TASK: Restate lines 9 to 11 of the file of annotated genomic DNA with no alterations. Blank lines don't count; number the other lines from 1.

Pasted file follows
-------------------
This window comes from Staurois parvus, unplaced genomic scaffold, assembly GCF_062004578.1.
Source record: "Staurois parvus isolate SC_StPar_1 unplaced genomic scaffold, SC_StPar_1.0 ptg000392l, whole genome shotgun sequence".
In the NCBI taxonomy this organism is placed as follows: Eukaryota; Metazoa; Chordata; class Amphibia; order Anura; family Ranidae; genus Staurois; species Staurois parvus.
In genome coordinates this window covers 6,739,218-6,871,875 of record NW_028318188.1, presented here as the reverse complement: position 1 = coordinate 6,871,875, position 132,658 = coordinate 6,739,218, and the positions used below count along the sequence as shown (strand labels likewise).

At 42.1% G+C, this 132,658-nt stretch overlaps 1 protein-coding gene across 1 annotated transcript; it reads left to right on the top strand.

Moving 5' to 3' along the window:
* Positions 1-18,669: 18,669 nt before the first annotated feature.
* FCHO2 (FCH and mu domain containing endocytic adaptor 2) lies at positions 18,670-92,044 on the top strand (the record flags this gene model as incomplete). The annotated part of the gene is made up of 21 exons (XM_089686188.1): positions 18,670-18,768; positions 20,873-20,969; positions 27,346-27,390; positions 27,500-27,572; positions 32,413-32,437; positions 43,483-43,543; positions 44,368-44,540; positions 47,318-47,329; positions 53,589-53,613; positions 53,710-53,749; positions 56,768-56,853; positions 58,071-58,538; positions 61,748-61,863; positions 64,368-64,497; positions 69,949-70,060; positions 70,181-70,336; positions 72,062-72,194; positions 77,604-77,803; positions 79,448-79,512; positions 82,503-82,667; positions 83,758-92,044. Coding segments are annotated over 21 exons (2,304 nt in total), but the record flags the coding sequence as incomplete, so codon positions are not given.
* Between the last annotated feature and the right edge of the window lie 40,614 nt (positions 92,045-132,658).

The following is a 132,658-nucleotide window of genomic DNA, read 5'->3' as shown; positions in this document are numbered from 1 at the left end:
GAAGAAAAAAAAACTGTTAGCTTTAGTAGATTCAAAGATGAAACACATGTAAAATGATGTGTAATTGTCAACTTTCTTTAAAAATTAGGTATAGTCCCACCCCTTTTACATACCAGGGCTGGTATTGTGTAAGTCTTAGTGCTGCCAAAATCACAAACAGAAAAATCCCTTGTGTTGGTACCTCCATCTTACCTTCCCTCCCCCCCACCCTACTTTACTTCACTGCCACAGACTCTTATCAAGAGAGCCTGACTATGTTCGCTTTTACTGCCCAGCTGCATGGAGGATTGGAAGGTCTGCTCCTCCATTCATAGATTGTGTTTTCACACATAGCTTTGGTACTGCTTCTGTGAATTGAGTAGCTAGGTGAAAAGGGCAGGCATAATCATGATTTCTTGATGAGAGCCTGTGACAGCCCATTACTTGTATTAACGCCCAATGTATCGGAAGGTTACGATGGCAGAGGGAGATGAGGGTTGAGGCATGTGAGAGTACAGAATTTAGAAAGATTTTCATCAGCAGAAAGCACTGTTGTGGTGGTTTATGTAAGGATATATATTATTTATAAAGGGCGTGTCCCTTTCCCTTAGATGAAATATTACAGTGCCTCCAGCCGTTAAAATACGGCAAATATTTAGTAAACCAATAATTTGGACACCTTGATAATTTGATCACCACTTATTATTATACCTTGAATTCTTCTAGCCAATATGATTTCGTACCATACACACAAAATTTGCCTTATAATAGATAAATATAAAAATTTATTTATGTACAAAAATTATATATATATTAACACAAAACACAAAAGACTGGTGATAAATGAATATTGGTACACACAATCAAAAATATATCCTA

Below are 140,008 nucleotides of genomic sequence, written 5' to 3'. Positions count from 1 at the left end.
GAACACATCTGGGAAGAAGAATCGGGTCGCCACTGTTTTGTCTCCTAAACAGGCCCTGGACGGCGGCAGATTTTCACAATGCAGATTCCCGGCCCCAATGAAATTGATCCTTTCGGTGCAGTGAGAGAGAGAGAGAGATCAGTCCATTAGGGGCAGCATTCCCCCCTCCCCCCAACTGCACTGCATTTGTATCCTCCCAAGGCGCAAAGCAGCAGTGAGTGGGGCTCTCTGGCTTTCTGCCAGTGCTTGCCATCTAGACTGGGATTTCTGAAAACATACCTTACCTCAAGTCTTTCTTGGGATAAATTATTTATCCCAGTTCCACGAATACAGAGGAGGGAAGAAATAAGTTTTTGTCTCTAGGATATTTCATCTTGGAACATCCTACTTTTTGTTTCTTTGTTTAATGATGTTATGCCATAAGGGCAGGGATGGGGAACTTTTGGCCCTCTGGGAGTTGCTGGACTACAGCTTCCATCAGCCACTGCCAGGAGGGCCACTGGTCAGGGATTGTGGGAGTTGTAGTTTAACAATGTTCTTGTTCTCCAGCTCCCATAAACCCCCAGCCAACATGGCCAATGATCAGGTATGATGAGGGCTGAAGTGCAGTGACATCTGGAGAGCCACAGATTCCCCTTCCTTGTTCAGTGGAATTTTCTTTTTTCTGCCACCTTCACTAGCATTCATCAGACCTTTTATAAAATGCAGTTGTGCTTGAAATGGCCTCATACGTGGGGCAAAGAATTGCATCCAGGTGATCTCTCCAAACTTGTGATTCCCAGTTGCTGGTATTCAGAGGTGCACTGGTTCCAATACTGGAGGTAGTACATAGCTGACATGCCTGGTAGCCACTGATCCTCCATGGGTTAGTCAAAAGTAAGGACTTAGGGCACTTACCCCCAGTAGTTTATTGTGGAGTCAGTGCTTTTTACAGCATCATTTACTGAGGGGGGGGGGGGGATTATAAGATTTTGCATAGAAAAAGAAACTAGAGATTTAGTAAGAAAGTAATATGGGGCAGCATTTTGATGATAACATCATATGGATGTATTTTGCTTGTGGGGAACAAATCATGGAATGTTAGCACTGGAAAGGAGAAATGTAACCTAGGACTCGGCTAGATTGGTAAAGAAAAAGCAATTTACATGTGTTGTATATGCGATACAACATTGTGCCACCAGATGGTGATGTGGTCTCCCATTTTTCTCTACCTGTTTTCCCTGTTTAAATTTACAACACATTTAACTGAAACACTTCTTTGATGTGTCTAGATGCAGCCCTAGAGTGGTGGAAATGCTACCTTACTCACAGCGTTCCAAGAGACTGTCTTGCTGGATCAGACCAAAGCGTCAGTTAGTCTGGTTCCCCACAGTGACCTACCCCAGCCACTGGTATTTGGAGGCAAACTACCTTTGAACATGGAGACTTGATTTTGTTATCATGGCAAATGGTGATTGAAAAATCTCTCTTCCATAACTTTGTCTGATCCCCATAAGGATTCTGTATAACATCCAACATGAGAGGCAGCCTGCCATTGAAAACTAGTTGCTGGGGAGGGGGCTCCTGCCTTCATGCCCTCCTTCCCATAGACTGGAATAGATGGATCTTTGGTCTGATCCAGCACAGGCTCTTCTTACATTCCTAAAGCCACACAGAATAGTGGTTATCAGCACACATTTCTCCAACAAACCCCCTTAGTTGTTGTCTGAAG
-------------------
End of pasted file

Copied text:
* Between the last annotated feature and the right edge of the window lie 40,614 nt (positions 92,045-132,658).

The following is a 132,658-nucleotide window of genomic DNA, read 5'->3' as shown; positions in this document are numbered from 1 at the left end:
GAAGAAAAAAAAACTGTTAGCTTTAGTAGATTCAAAGATGAAACACATGTAAAATGATGTGTAATTGTCAACTTTCTTTAAAAATTAGGTATAGTCCCACCCCTTTTACATACCAGGGCTGGTATTGTGTAAGTCTTAGTGCTGCCAAAATCACAAACAGAAAAATCCCTTGTGTTGGTACCTCCATCTTACCTTCCCTCCCCCCCACCCTACTTTACTTCACTGCCACAGACTCTTATCAAGAGAGCCTGACTATGTTCGCTTTTACTGCCCAGCTGCATGGAGGATTGGAAGGTCTGCTCCTCCATTCATAGATTGTGTTTTCACACATAGCTTTGGTACTGCTTCTGTGAATTGAGTAGCTAGGTGAAAAGGGCAGGCATAATCATGATTTCTTGATGAGAGCCTGTGACAGCCCATTACTTGTATTAACGCCCAATGTATCGGAAGGTTACGATGGCAGAGGGAGATGAGGGTTGAGGCATGTGAGAGTACAGAATTTAGAAAGATTTTCATCAGCAGAAAGCACTGTTGTGGTGGTTTATGTAAGGATATATATTATTTATAAAGGGCGTGTCCCTTTCCCTTAGATGAAATATTACAGTGCCTCCAGCCGTTAAAATACGGCAAATATTTAGTAAACCAATAATTTGGACACCTTGATAATTTGATCACCACTTATTATTATACCTTGAATTCTTCTAGCCAATATGATTTCGTACCATACACACAAAATTTGCCTTATAATAGATAAATATAAAAATTTATTTATGTACAAAAATTATATATATATTAACACAAAACACAAAAGACTGGTGATAAATGAATATTGGTACACACAATCAAAAATATATCCTA